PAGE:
The heat is on for several of Michael Jackson's former doctors.
The Los Angeles Times is now reporting that investigators are focusing on at least five doctors who prescribed drugs to Michael Jackson.
ABC News will broadcast the Jackson memorial service live at 1 p.m. ET on Tuesday, July 7.
Citing anonymous sources in law enforcement, the Los Angeles Times also reported that investigators found some prescription bottles in Jackson's home that had Jackson pseudonyms, as well as other bottles without labels. None reportedly had official prescription labels.
In the meantime, California Attorney General Jerry Brown has joined the investigation into Michael Jackson's death. The Bureau of Narcotic Enforcement is currently searching the Controlled Substance Utilization Review and Evaluation System (CURES), a database Brown says will be a critical part of the investigation. Employees will search for aliases as they help investigate Jackson's death, Brown told the AP.
The state database keeps track of which controlled substances are dispensed, the strength of those drugs, the quanitity, and to whom they are prescribed.
California doctors and pharmacies are required to report to the California Department of Justice every prescription that they write for tightly controlled drugs with a high potential for abuse.
CURES was instrumental during the Anna Nicole Smith case when the California Department of Justice conducted a two-year probe assisted by the Drug Enforcement Administration. Ultimately, Howard K. Stern, Smith's lawyer and longtime companion, as well as Khristine Eroshevich and Sandeep Kapoor, two of Smith's doctors, were arraigned earlier this year on charges of conspiracy to unlawfully prescribe a controlled substance and to prescribe, administer or dispense a controlled substance to an addict. They all denied the charges.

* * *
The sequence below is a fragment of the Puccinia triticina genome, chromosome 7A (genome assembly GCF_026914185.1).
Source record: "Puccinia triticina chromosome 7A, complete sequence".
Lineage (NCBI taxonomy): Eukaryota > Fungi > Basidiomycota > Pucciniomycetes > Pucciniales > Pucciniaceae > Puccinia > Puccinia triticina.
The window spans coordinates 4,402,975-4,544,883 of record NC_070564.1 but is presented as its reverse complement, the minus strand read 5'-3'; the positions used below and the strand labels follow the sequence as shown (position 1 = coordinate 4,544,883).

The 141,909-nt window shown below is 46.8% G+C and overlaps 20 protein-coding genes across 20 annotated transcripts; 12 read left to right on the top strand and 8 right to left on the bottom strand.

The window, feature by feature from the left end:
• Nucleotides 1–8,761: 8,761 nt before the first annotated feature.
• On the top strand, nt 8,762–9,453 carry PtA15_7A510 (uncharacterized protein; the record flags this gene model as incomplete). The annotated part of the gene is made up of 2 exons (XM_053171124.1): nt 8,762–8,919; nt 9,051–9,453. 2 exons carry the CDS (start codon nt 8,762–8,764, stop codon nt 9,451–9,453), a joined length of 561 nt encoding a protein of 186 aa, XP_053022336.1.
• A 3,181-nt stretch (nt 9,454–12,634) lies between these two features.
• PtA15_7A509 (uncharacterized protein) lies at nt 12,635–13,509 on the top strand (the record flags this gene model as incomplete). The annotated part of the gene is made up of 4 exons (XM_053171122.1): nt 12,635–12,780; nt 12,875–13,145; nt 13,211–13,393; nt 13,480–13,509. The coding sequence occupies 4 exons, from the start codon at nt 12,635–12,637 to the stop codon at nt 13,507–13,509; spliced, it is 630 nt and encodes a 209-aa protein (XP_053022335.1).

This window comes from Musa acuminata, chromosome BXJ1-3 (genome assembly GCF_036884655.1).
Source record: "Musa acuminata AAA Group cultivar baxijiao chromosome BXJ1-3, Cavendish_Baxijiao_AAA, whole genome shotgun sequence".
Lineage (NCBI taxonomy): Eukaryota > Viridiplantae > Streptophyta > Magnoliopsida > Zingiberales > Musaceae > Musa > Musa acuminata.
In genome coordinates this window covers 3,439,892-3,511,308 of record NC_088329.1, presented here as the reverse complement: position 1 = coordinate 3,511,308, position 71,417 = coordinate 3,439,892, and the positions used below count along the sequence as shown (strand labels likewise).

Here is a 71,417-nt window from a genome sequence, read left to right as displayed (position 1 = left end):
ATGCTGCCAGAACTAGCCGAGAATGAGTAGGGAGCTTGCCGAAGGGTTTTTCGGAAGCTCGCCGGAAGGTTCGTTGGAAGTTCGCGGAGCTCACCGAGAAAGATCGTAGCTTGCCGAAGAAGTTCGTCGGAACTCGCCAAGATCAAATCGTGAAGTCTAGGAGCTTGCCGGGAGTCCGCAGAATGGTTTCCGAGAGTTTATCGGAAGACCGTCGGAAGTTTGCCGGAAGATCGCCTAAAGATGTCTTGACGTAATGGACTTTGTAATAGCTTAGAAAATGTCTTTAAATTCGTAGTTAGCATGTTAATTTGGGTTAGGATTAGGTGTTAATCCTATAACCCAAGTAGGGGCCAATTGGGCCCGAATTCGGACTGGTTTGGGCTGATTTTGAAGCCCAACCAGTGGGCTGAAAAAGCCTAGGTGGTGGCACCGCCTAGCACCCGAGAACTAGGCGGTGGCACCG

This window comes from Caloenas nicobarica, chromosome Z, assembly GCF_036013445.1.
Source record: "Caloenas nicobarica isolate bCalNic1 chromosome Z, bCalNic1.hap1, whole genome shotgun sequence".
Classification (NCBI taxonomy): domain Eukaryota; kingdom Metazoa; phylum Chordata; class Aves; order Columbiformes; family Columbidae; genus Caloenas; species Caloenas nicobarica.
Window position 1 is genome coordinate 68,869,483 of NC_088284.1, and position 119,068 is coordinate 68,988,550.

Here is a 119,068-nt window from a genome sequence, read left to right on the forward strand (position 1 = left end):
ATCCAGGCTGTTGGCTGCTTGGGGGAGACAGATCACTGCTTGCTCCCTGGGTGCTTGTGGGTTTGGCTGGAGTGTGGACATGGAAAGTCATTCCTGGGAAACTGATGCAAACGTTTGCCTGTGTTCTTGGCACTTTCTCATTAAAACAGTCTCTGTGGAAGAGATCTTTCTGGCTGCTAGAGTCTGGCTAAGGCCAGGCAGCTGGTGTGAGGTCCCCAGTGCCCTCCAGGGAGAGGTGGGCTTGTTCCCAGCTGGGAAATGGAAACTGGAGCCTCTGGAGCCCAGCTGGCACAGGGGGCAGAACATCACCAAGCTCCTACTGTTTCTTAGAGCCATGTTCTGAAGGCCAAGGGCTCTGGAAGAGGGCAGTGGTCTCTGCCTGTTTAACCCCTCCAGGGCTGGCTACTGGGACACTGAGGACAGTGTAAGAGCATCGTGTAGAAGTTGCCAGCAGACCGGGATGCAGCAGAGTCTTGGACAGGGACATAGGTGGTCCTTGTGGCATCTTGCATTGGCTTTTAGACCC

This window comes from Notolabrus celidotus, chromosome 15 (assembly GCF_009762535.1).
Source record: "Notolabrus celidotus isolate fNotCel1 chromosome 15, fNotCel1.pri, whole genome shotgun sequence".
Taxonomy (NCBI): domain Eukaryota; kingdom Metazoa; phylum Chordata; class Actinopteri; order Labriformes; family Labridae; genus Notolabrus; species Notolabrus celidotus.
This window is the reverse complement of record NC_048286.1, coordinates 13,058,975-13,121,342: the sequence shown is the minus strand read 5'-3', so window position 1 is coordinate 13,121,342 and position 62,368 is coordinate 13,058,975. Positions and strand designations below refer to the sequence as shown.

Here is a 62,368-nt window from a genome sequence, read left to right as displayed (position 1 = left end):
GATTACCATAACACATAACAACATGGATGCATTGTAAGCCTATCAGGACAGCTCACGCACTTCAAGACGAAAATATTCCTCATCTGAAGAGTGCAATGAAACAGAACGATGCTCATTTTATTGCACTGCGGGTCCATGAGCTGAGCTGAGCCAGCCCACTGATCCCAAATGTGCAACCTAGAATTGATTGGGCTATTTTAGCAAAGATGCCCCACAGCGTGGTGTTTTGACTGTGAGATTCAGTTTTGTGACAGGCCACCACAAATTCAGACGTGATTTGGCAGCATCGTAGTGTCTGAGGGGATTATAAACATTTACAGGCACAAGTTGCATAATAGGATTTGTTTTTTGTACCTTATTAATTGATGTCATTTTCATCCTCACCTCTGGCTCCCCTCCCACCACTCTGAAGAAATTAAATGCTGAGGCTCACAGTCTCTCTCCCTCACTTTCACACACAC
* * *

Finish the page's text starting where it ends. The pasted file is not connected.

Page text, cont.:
"What we have in this case is a conspiracy among three individuals," Attorney General Brown said during a March news conference on the Smith case. "Howard K. Stern is the principal enabler. Dr. Eroshevich and Dr. Kapoor are prescribing drugs excessively to a known addict and using false and fictitious names, all in violation of the law."
Brown said the case is expected to come to trial later this year.
The drug was just one of many among the pharmacopeia found in his Holmby Hills home. Officials have previously said that they believe the star was addicted to a daily dose of the pain medications OxyContin and Demerol and that Jackson was injected with Demerol shortly before his death June 25.
A lawyer for Dr. Conrad Murray, Jackson's personal physician, said the doctor had prescribed neither OxyContin nor Demerol to the pop icon. He has not commented on Diprivan.
Some of the findings appear to confirm reports by those close to Jackson, 50, that the singer had been abusing prescription drugs. On July 1, Los Angeles registered nurse and nutritionist Cherilyn Lee, who worked for Michael Jackson, came forward to saythe pop star begged her to help him obtain the drug in the days before he died.